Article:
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6 May 2015, Vol. 13, No. 4

Editorial: Filling gaps
Ray Acheson | Reaching Critical Will of WILPF


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Subsidiary body 1 began its work yesterday, commencing the strange practice of restricting access to the meeting room to states parties only. This contradicts calls within NPT review process and within the UN system for increased transparency. It goes against the trend of increased participation for civil society in other forums addressing nuclear weapons, including First Committee, the open-ended working group, and the conferences on the humanitarian impact of nuclear weapons. It also sadly undermines the sense highlighted by Costa Rica that democracy has finally come to nuclear disarmament. But it does not mean that civil society will cease to advocate or agitate for the prohibition and elimination of nuclear weapons.

Working paper 30 emphasises that “the consequences of nuclear weapon detonations and the risks associated with this weaponry concern the security of all humanity.” This is precisely why civil society should not be restricted from attending and participating in meetings about nuclear weapons. The nuclear-armed states and their nuclear-dependent allies are gambling with our future on the basis of, as Austria said, “an illusion of safety and security”. And these same states suggest that the NPT allows them to possess nuclear weapons or to maintain other country’s nuclear weapons on their soil.

This suggests that the NPT was written to allow the nuclear-armed states and their nuclear-dependent allies to hold the rest of the world hostage through the loopholes and loose language around the Treaty’s provisions on disarmament and nuclear sharing.

The NPT is indeed a flawed document. But this interpretation that it is not really about disarmament or that it permits the possession and deployment of nuclear weapons must not prevail. The Treaty explicitly requires the cessation of the manufacture of nuclear weapons and the total elimination of all stockpiles of nuclear weapons and their delivery systems. The illegitimacy of nuclear weapons is a foundation of the NPT.

Clearly, on its own, the Treaty is insufficient to achieve its stated objectives. There are various legal deficits in the regulation of nuclear weapon activities, including those regarding the development, production, testing, transfer, acquisi­tion, transit, stockpiling, deployment, threat of use or use of nuclear weapons, as well as assistance, financing, encouragement, or inducement of these activities. As noted in the most recent publication from civil society groups Reaching Critical Will and Article 36, “The current international legal regulation of nuclear weapons is fragmentary, with several instruments covering only certain areas or activities. The legal gap also arises because the rules in the existing instruments on nuclear weapons apply to different states in different ways. Thus what is needed is a comprehensive instrument that prohibits all activities involving nuclear weapons in all circum­stances for all states parties.”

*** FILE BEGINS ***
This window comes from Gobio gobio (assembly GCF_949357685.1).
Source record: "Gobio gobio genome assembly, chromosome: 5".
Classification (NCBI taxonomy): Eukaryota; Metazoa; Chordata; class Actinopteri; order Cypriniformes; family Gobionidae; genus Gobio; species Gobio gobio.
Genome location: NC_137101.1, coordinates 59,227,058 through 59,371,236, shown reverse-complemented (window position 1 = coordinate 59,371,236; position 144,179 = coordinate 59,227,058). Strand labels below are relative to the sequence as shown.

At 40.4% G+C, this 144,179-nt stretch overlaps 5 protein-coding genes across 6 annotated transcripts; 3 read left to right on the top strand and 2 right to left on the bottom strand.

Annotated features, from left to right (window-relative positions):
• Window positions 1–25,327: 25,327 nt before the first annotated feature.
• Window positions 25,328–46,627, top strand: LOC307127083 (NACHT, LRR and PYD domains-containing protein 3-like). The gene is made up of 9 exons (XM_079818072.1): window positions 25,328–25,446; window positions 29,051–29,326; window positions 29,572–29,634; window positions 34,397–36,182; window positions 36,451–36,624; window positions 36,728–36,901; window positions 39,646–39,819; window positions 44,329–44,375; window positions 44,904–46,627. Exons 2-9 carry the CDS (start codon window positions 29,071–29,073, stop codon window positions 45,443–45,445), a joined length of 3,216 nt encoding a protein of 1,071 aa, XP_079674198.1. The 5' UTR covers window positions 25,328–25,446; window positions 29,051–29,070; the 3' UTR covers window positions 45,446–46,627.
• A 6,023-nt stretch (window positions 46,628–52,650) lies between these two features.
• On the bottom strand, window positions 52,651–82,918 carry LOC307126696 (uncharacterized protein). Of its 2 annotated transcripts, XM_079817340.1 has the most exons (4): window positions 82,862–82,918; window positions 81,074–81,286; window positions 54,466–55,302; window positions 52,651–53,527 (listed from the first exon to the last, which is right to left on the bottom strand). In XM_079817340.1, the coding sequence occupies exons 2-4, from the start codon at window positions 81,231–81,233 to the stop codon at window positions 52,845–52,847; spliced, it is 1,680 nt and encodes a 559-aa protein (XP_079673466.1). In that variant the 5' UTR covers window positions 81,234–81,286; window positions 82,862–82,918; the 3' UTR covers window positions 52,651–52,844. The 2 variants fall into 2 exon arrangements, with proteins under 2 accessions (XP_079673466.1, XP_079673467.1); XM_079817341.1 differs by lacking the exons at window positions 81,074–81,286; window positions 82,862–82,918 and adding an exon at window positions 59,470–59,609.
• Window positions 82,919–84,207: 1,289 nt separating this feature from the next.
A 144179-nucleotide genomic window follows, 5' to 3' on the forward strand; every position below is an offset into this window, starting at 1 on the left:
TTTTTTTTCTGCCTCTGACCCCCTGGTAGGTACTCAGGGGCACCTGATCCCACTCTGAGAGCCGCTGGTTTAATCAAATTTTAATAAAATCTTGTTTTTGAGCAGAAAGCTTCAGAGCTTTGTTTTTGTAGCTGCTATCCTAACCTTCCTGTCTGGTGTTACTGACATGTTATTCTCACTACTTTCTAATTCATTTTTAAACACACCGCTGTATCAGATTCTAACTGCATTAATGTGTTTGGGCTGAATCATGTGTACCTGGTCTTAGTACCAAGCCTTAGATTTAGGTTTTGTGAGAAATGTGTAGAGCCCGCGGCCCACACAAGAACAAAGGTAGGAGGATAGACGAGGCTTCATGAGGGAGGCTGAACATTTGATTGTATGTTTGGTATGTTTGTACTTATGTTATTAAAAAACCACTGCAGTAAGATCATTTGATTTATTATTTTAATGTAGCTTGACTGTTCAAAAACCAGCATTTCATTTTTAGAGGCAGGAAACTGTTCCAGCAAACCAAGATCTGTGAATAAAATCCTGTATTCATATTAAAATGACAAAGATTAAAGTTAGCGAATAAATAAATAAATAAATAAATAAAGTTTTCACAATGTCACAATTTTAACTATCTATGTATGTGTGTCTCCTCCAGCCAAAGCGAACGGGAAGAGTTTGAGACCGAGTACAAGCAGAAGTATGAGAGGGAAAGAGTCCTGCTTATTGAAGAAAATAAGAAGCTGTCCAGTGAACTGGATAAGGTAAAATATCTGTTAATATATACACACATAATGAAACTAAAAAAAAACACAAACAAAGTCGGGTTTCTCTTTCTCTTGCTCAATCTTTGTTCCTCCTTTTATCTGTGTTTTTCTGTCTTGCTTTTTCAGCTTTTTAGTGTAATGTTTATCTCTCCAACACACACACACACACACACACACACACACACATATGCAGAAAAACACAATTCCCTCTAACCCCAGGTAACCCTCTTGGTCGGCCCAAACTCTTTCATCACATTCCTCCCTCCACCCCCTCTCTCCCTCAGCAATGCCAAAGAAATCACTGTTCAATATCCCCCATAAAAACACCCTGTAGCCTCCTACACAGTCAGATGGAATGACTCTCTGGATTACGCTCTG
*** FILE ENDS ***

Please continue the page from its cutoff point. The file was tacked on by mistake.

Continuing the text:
A treaty banning nuclear weapons, by categorically prohibiting nuclear weapons and establishing a framework and impetus for their elimination, would help fill these gaps. Such an instrument would build on existing norms and reinforce existing legal instruments, but it would also close loopholes in the current legal regime that enable states to engage in nuclear weapon activities or otherwise to claim perceived benefit from their continued possession and deployment while purport­ing to promote their elimination.

The New Agenda Coalition’s working paper 9 on article VI emphasises the normative impact that a nuclear weapon ban treaty would have in this regard, and points out that such an instrument would strengthen rather than undermine existing obligations of states. Such a treaty would also have practical effects, including on financing of nuclear weapons, the role of nuclear weapons in military alliances, and the development of national legislation against nuclear weapons.

There are many things that NPT states parties can do at this Review Conference to advance such an instrument. They should have focused discussions in subsidiary body 1 to explore and elaborate effective measures for nuclear disarmament. They should demand that the outcome document reflects concrete ways forward, such as through the negotiation of a nuclear weapon ban treaty.

At least 80 states have so far pledged to fill the legal gap for the prohibition and elimination of nuclear weapons. This is a commitment to action. Now is the time to advance that commitment in practical terms.

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